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Tumble dryer buyer's guide

If you don't like the idea of wet washing taking over your home, or don't want to have to rely on a sunny day, you'll want to ensure you've got a tumble dryer. Aside from the obvious downsides of having your laundry on display in your home, wet clothes can create damp in a property, which can be detrimental to your family's health.

Tumble dried clothes are softer and more comfortable to wear than air dried clothes, and while using a machine will of course use more energy than simply draping clothes around your home, many dryers are extremely energy efficient.

So, if you're set on installing a tumble dryer in your home, where do you begin?

Keep on reading to understand the different types of dryers available.

kitchen-tumble-dryers-buyers-guide

Step 1 - Measure up

If you've got plans to fit your new tumble dryer into the space underneath a worktop, make sure you begin your search fully equipped with measurements for that space. If you don't want to use up precious floor space, it's worth noting that most full-sized dryers are roughly the same size as their corresponding washing machines, so why not consider stacking them together?

Of course, if your home is on the snug side, a compact tumble dryer may be right for you. Find out more about these and other types of dryer below.

Step 2 – Deciding on the type of tumble dryer

There are three types of tumble dryers available and to help you choose between the them, we've listed the pros and cons of each below:

Vented tumble dryers

This type of tumble dryer works by removing the damp air from the drum before venting it out of the dryer and out of your home via a hose.

Pros: Vented dryers are in general more energy efficient than condenser dryers. They are also often cheaper to buy, so if budget is a problem, they may be a good choice.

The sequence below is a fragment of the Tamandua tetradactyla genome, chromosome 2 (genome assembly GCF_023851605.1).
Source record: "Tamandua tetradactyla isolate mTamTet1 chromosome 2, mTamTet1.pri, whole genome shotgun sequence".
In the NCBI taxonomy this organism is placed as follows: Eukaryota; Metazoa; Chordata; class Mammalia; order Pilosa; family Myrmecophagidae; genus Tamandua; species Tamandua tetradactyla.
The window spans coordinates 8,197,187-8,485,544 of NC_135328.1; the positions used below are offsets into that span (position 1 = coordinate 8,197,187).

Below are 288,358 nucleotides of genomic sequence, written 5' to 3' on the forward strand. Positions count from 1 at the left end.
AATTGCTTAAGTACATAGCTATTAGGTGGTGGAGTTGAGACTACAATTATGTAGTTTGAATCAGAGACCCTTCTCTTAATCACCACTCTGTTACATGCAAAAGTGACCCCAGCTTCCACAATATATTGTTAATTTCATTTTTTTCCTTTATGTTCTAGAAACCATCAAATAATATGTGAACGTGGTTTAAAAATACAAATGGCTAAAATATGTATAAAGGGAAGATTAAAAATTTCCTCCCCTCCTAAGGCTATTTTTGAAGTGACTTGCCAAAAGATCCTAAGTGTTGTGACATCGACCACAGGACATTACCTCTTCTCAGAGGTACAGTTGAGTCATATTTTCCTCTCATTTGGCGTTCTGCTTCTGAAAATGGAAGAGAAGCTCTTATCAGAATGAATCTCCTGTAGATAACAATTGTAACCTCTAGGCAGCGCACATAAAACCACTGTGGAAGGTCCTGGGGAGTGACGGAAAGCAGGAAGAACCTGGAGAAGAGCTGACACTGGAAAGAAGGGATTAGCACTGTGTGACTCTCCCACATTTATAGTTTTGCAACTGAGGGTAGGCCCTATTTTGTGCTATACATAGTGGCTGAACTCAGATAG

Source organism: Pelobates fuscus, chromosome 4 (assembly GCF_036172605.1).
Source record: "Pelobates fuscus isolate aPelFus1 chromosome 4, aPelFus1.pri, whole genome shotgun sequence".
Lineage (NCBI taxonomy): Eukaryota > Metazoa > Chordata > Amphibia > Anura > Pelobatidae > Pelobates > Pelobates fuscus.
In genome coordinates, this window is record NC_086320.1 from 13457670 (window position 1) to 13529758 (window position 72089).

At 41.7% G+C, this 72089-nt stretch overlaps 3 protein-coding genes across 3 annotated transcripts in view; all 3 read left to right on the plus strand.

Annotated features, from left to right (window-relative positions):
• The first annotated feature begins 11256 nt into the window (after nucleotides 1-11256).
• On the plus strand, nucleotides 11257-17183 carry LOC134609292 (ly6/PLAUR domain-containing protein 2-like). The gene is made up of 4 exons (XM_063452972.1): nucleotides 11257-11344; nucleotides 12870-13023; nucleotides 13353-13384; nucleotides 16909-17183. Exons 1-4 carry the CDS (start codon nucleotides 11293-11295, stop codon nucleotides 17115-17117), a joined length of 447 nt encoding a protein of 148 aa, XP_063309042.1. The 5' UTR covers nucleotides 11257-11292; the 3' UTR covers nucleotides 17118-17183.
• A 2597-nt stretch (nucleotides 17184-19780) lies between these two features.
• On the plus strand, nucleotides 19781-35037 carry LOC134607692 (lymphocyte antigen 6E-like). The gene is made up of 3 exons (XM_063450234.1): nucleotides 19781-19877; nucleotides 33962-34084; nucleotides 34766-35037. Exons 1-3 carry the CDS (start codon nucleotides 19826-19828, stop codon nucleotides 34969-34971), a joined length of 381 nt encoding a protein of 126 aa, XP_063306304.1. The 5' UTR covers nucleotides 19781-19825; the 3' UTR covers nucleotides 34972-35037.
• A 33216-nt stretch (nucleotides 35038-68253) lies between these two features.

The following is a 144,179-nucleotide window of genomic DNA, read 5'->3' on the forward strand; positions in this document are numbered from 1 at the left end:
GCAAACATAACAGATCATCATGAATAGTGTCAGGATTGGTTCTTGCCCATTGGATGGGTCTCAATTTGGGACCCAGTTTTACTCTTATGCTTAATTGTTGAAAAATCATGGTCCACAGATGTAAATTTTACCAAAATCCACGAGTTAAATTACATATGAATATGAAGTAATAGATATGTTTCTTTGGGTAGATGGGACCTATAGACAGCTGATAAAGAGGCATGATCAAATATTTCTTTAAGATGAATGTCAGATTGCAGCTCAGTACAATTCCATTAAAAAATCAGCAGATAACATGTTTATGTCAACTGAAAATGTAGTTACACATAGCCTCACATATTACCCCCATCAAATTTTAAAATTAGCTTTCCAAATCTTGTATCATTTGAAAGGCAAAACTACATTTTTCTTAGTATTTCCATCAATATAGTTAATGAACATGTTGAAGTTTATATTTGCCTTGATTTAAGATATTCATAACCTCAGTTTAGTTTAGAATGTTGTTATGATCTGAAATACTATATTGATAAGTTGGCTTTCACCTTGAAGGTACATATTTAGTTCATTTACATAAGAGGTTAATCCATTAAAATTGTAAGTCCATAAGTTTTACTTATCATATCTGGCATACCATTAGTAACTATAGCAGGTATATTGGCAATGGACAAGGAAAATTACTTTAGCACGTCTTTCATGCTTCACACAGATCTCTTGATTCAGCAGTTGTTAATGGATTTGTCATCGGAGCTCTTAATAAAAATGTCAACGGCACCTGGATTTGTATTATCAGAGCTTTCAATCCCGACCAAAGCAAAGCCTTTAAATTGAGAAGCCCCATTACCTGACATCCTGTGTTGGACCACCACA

Cons: Vented dryers have to be installed beside a window or door so the air can be carried out of your home.

Condenser tumble dryers

These dryers gather water from the drum and store it in a reservoir that you remove and empty after use.

Pros: You can put your condenser dryer anywhere in your home, it needn't be near a door or window.

Cons: You'll need to make sure you empty the reservoir regularly.

While vented machines are generally a more energy-saving option, more and more condenser dryers now benefit from heat pump technology which allows them to reach an energy rating of 'A' - the highest rating of energy-efficiency.

Compact tumble dryers

This type of dryer is available in both vented and condenser styles. The smaller size means a smaller drum capacity, so you'll fit less clothes in to dry. However, if you're limited on space, its size makes it a good option.

Dryer features you may want to look out for

A temperature selector

Dryers usually come with two temperature selectors, one - high - is for drying cottons and the second - low - is for heat-sensitive fabrics. The labels on your clothes will help you pick the correct setting.

Program buttons

If you want to delay the start time of your drying, dry your clothes more quickly, or add an extra tumble at the end to remove creases, you'll want tumble dryer program buttons.

Sensor drying

Some tumble dryers feature clever sensors in the drum. These detect how dry the load is and stop the machine accordingly. Be sure to give the whole drum a wipe down every couple of months to ensure the sensors can work effectively.

Drying time display

You may want your dryer to display how long the load has left to dry to allow you to be ready with the clothes hangers!

Warning indicator lights

Most machines will feature indicator lights which come on to remind you to empty the water (in a condenser machine) or to give the lint filter a clean out.

All tumble dryers will also have a filter that collects any fibres from the clothes. You will usually find this on the inside of the door. Be sure to give this a regular clean out so your dryer performs at its best.

Energy efficiency information

Tumble dryers will cost more to run than washing machines, but there are some extremely energy efficient dryers out there. Be aware that energy efficiency is rated from A to G, with A being the best.

If you are looking for ways you can reduce the energy usage, aside from getting a machine with a grade closest to A as possible, you may want to:

  • Ensure you don't overload your tumble dryer
  • At the end of a wash, use the highest spin speed on your washing machine to get as much water out of the load as possible before transferring it to your dryer.
  • Drying the same types of fabrics together will make things easier for your tumble dryer.